Driven by consumer desire to have healthier foods with fewer added ingredients or an aspects that are not “natural," non-GMO products accounted for approximately $550 billion of the $5 trillion global food and beverage retail market in 2014, according to a new report from Packaged Facts.
U.S. sales of non-GMO food and drink accounted for $200 billion or 36 percent of the overall global non-GMO total. According to the “Non-GMO Foods: U.S. and Global Market Perspective, 2nd Edition" report, new non-GMO product launches in both retail and foodservice in the United States have been estimated to be about 2,000 per year up from just a few hundred jut 10 years ago.
Organic and natural foods accounted for the lion’s share of domestic non-GMO sales at 60 percent of the U.S. market last year. The report estimated that share will increase to about three-fourths of overall non-GMO retail sales by 2019. The increase of organic/natural as a part of non-GMO reflects the increasing popularity of organic food specifically and natural foods more generally with American consumers; the linkage between organic and non-GMO in consumer understanding; and the probability that there will be no resolution on a national level regarding mandatory GMO labeling on food and beverage products.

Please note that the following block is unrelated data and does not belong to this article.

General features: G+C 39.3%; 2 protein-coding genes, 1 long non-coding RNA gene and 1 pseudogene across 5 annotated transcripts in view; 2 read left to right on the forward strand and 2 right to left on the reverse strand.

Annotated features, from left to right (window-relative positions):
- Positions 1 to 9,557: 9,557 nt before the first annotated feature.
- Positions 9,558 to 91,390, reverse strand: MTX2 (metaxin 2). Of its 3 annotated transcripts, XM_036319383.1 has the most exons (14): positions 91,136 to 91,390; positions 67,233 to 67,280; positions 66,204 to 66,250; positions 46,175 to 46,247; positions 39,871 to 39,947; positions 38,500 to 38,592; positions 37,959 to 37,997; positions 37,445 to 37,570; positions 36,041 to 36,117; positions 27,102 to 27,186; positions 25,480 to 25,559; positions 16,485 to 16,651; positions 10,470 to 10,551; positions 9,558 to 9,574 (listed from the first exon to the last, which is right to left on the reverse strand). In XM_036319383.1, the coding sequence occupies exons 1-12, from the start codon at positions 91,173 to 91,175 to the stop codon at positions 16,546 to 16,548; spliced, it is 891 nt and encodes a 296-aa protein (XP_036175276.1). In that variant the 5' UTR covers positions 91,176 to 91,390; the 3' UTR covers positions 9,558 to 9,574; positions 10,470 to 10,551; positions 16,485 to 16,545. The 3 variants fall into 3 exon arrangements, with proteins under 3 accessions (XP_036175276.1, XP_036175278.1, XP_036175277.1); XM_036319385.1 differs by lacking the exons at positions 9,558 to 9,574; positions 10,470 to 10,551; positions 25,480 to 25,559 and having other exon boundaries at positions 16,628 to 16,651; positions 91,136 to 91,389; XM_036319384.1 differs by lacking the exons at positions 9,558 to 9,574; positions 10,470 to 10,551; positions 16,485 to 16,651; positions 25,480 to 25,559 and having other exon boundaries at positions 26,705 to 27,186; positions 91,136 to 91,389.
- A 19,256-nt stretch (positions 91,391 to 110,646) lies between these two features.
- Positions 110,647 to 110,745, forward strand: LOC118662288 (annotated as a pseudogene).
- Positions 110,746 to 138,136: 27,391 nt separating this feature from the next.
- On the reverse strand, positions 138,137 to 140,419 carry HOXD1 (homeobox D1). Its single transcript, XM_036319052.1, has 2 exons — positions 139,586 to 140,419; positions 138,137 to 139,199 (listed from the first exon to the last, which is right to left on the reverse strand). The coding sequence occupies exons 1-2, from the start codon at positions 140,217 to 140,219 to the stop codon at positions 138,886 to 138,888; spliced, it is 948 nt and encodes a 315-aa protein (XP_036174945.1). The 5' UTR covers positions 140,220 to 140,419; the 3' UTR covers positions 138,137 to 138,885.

Looking ahead, the total global market for non-GMO foods and beverages will almost double by 2019 due to a compound annual growth rate (CAGR) of 15 percent between 2014-2019, outpacing the CAGR for U.S. non-GMO sales. Nevertheless, the U.S. share of the global non-GMO market will hold at about one-third.
The battle between pro-and anti-GMO forces shows no sign of abating. If anything it seems to be getting more intense. In the U.S., 80% to 90% of such key crops as corn, soybeans, and cotton are grown from genetically modified (GM) seeds and there is little effort by anti-GMO forces to undo those facts on the ground. Instead, there is bitter conflict over attempts to have foods made using ingredients from GMOs labeled as such.
Much of it has to do with whether the research indicating that GMOs are not harmful to humans is conclusive. Those supporting the use of GMOs point not only to extensive research studies indicating their safety but also to the fact that there is no evidence of any harm to human consumers in the two plus decades that GMOS have been in use. Opponents reject this argument, questioning the validity of the research, noting a lack of peer review, despite approvals from leading United States and European health agencies, and suggesting the period of use is too short to have provided adequate data.